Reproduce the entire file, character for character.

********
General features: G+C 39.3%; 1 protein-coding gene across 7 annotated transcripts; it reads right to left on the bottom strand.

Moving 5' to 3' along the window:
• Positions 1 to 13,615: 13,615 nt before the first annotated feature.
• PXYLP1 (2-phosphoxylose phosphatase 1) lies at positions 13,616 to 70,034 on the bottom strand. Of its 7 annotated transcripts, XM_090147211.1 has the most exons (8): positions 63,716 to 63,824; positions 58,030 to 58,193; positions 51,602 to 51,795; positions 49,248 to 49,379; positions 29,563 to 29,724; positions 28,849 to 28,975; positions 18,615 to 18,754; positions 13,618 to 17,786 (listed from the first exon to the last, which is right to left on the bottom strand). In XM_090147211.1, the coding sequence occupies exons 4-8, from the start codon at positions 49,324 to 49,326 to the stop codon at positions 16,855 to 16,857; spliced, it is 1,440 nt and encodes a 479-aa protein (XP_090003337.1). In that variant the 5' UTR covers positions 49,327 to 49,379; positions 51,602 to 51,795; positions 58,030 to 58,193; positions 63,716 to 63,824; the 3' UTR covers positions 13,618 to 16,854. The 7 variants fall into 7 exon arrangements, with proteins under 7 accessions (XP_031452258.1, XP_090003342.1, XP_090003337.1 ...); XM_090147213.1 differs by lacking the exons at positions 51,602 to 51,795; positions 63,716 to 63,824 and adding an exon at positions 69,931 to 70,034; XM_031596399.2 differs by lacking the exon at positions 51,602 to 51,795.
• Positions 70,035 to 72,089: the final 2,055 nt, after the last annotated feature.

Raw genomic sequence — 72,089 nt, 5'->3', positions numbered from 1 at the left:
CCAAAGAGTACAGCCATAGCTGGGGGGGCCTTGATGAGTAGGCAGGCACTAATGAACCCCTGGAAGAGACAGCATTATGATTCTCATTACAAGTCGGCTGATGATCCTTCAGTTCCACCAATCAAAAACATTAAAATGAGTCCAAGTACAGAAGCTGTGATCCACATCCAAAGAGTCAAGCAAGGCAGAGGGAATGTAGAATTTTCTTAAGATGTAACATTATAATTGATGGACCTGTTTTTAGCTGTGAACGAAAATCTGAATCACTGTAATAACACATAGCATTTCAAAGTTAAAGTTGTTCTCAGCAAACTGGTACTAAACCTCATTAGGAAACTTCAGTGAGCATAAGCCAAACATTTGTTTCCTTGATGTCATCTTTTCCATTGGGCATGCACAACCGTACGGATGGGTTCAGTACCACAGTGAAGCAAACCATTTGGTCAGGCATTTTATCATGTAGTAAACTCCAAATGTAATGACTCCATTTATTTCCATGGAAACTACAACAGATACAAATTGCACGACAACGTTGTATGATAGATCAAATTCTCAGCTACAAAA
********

General features: G+C 39.3%; 1 protein-coding gene across 7 annotated transcripts; it reads right to left on the bottom strand.

Moving 5' to 3' along the window:
• Positions 1 to 13,615: 13,615 nt before the first annotated feature.
• PXYLP1 (2-phosphoxylose phosphatase 1) lies at positions 13,616 to 70,034 on the bottom strand. Of its 7 annotated transcripts, XM_090147211.1 has the most exons (8): positions 63,716 to 63,824; positions 58,030 to 58,193; positions 51,602 to 51,795; positions 49,248 to 49,379; positions 29,563 to 29,724; positions 28,849 to 28,975; positions 18,615 to 18,754; positions 13,618 to 17,786 (listed from the first exon to the last, which is right to left on the bottom strand). In XM_090147211.1, the coding sequence occupies exons 4-8, from the start codon at positions 49,324 to 49,326 to the stop codon at positions 16,855 to 16,857; spliced, it is 1,440 nt and encodes a 479-aa protein (XP_090003337.1). In that variant the 5' UTR covers positions 49,327 to 49,379; positions 51,602 to 51,795; positions 58,030 to 58,193; positions 63,716 to 63,824; the 3' UTR covers positions 13,618 to 16,854. The 7 variants fall into 7 exon arrangements, with proteins under 7 accessions (XP_031452258.1, XP_090003342.1, XP_090003337.1 ...); XM_090147213.1 differs by lacking the exons at positions 51,602 to 51,795; positions 63,716 to 63,824 and adding an exon at positions 69,931 to 70,034; XM_031596399.2 differs by lacking the exon at positions 51,602 to 51,795.
• Positions 70,035 to 72,089: the final 2,055 nt, after the last annotated feature.

Raw genomic sequence — 72,089 nt, 5'->3', positions numbered from 1 at the left:
CCAAAGAGTACAGCCATAGCTGGGGGGGCCTTGATGAGTAGGCAGGCACTAATGAACCCCTGGAAGAGACAGCATTATGATTCTCATTACAAGTCGGCTGATGATCCTTCAGTTCCACCAATCAAAAACATTAAAATGAGTCCAAGTACAGAAGCTGTGATCCACATCCAAAGAGTCAAGCAAGGCAGAGGGAATGTAGAATTTTCTTAAGATGTAACATTATAATTGATGGACCTGTTTTTAGCTGTGAACGAAAATCTGAATCACTGTAATAACACATAGCATTTCAAAGTTAAAGTTGTTCTCAGCAAACTGGTACTAAACCTCATTAGGAAACTTCAGTGAGCATAAGCCAAACATTTGTTTCCTTGATGTCATCTTTTCCATTGGGCATGCACAACCGTACGGATGGGTTCAGTACCACAGTGAAGCAAACCATTTGGTCAGGCATTTTATCATGTAGTAAACTCCAAATGTAATGACTCCATTTATTTCCATGGAAACTACAACAGATACAAATTGCACGACAACGTTGTATGATAGATCAAATTCTCAGCTACAAAA